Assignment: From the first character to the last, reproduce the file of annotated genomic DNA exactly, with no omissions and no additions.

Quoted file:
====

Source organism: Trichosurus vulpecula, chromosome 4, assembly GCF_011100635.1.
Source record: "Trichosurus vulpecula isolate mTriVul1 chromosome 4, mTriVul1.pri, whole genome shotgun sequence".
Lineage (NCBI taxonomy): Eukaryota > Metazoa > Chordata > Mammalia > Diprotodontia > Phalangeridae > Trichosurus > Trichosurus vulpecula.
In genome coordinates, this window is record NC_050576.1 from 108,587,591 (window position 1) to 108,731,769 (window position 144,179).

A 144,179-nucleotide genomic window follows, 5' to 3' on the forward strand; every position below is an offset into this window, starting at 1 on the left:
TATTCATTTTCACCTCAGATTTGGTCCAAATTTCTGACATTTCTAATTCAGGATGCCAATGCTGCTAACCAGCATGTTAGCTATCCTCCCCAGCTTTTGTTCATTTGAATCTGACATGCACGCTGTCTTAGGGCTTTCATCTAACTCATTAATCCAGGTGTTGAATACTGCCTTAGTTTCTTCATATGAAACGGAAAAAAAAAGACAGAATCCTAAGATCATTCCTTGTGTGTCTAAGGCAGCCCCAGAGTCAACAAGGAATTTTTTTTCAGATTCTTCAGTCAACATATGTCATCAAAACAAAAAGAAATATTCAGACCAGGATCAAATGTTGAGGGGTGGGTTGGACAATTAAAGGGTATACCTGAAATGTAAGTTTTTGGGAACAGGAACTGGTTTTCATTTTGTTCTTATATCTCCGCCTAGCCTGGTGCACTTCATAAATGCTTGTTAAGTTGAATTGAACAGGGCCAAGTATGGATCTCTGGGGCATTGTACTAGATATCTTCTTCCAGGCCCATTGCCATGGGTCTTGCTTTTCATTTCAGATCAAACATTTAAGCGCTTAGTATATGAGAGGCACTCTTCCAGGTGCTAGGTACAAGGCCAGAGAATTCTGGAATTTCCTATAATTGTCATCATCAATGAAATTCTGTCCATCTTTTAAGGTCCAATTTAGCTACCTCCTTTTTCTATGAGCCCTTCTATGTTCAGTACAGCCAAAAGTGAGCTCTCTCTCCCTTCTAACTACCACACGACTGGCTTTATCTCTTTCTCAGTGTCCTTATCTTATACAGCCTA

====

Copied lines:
Source organism: Trichosurus vulpecula, chromosome 4, assembly GCF_011100635.1.
Source record: "Trichosurus vulpecula isolate mTriVul1 chromosome 4, mTriVul1.pri, whole genome shotgun sequence".
Lineage (NCBI taxonomy): Eukaryota > Metazoa > Chordata > Mammalia > Diprotodontia > Phalangeridae > Trichosurus > Trichosurus vulpecula.
In genome coordinates, this window is record NC_050576.1 from 108,587,591 (window position 1) to 108,731,769 (window position 144,179).

A 144,179-nucleotide genomic window follows, 5' to 3' on the forward strand; every position below is an offset into this window, starting at 1 on the left:
TATTCATTTTCACCTCAGATTTGGTCCAAATTTCTGACATTTCTAATTCAGGATGCCAATGCTGCTAACCAGCATGTTAGCTATCCTCCCCAGCTTTTGTTCATTTGAATCTGACATGCACGCTGTCTTAGGGCTTTCATCTAACTCATTAATCCAGGTGTTGAATACTGCCTTAGTTTCTTCATATGAAACGGAAAAAAAAAGACAGAATCCTAAGATCATTCCTTGTGTGTCTAAGGCAGCCCCAGAGTCAACAAGGAATTTTTTTTCAGATTCTTCAGTCAACATATGTCATCAAAACAAAAAGAAATATTCAGACCAGGATCAAATGTTGAGGGGTGGGTTGGACAATTAAAGGGTATACCTGAAATGTAAGTTTTTGGGAACAGGAACTGGTTTTCATTTTGTTCTTATATCTCCGCCTAGCCTGGTGCACTTCATAAATGCTTGTTAAGTTGAATTGAACAGGGCCAAGTATGGATCTCTGGGGCATTGTACTAGATATCTTCTTCCAGGCCCATTGCCATGGGTCTTGCTTTTCATTTCAGATCAAACATTTAAGCGCTTAGTATATGAGAGGCACTCTTCCAGGTGCTAGGTACAAGGCCAGAGAATTCTGGAATTTCCTATAATTGTCATCATCAATGAAATTCTGTCCATCTTTTAAGGTCCAATTTAGCTACCTCCTTTTTCTATGAGCCCTTCTATGTTCAGTACAGCCAAAAGTGAGCTCTCTCTCCCTTCTAACTACCACACGACTGGCTTTATCTCTTTCTCAGTGTCCTTATCTTATACAGCCTA